Cast your minds back to 2015 in which 194 states plus the European Union signed the Paris Agreement at the COP21 summit in Paris in order to pursue efforts “to limit the temperature increase to 1.5 degrees Celsius above pre-industrial levels”. Despite working to 5-year cycles in which each country is expected to submit a national climate action plan known as Nationally Determined Contribution – non-binding short to medium term plans based on each country’s capabilities and capacities - it wasn’t until earlier this year in which the first “Global Stocktake” was taken to assess the progress on the Paris Agreement and chart a way forward to limit the global temperature. Therefore, it’s no surprise that the main focus of this year’s COP28 summit has been on the results of this “Global Stocktake” and how the 200 countries will agree a road map in respect of fossil fuel reduction.
Depicted as the “heart” of the Paris climate accord and a “lifeline” for vulnerable countries, the Global Stocktake will help determine whether the world can forestall the worst impacts of climate change. Yet, sadly, the focus of this week appeared to be on debating whether fossil fuels should be “phased-down” or “phased-out”. One of the most impactful moments of this week was an impassioned call from Children of countries most impacted by fossil fuels on the governments of major economic powerhouses to reaffirm their commitment to “phase-out” fossil fuels following the shocking UNICEF report that over a billion children are at “extremely high risk” of the effects of climate crisis. Such calls echo a report issued by the UN Child rights Committee published in August earlier this year in which it affirmed that governments must take urgent action to phase out fossil fuels and transition to renewables to guarantee this.
This week’s COP28 commitments has proved that all is not lost. Australia demonstrated its commitment to eliminate fossil fuel finance and Albania signed up to the clean energy transition partnership which commits signatories to phase out their offshore support for coal, oil and gas within 12 months. This marks a significant shift in Australia’s national policy on climate change as between 2009 and 2020 it spent $1.7bn on coal, oil and gas developments and just $20m on renewable energy.
Additionally, this week highlighted that it’s not just governments making a pledge to commit to fossil fuel reduction, the ATAG Global Sustainable Aviation forum held on 6 December 2023 reinforced the Aviation Industry’s commitment to alternative resources, including sustainable aviation fuel to fund globalisation. Executive Director of the cross-industry Air Transport Action Group, Halene Dodd said that the International Civil Aviation organisation have worked with government to adopt a net-zero goal for 2050 and agreed a pathway towards the eventual replacement of fossil fuels for aviation starting in 2030 with a 5% emissions reduction goal. With the aviation industry producing emitting nearly 1 billion tonnes of fossil fuels annually, such collaboration and understanding that reducing fossil fuels is now an international emergency marks one of the greatest achievements of the COP28 summit and sets a precedent for other industries (and governments) to follow.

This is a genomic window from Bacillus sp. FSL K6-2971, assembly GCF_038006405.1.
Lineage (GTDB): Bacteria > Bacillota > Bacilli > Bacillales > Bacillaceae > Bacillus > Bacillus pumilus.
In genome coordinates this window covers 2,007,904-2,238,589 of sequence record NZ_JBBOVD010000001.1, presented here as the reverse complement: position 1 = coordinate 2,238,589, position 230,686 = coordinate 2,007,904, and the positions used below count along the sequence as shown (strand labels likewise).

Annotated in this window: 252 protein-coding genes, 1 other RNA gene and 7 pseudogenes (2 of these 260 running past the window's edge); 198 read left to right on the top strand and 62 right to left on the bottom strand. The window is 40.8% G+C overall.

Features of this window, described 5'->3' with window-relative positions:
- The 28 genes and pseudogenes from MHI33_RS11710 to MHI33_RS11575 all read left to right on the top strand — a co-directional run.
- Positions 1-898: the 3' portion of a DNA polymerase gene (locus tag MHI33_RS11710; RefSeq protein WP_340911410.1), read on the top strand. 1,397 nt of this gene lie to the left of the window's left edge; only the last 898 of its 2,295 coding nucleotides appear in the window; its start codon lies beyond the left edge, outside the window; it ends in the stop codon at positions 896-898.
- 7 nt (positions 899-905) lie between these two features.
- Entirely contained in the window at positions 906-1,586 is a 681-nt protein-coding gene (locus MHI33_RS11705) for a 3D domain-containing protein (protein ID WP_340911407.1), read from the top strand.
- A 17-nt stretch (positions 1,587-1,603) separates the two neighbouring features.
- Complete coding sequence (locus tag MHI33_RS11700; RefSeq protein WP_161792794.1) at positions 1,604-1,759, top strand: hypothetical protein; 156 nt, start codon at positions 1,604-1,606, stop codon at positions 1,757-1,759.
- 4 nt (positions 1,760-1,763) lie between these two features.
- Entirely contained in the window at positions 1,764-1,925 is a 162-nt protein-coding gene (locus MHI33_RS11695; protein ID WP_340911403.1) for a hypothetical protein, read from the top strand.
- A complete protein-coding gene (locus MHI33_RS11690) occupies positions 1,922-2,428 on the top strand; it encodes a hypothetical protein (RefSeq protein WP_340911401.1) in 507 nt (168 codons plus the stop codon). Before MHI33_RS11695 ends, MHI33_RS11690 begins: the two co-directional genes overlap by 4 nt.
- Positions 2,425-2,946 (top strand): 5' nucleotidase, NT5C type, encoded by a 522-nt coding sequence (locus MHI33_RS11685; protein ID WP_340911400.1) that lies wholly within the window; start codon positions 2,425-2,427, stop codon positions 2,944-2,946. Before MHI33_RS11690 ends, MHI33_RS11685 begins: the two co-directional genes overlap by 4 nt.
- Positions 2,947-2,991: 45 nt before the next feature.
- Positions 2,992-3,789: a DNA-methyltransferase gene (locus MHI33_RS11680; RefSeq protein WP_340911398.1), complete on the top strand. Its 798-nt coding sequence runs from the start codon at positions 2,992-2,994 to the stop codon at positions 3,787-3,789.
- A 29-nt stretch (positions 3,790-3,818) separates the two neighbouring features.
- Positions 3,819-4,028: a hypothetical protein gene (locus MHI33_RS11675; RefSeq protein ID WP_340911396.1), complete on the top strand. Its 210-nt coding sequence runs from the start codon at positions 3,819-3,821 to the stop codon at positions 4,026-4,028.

The stark reality was highlighted by Reuters in which they noted that burning fossil fuels for energy is the engine of modern life - even with the growth of renewables, fossil fuels produce around 80% of the world's energy – but, money continues to be the sticking point. Uganda’s energy minister emphasised that the country could accept a long-term phase out, if it made clear that developing nations can exploit their resources in the near term, while wealthy long-time producers quit first. Yet, with countries such as China and Saudia Arabia raising the issue of “equity” emphasising that wealthy industrialised nations have borne the brunt of contributing the most to fossil fuel reduction, there appears to be little consensus or collaboration as to how to work harmoniously to achieve a reduction in fossil fuels. Perhaps this is best depicted by Norway’s foreign minister Espen Barthe Eide noting that the “phase-out” is a tool to reach a goal, and the goal is an energy system that has no emissions”. How that is achieved is still yet to be answered…
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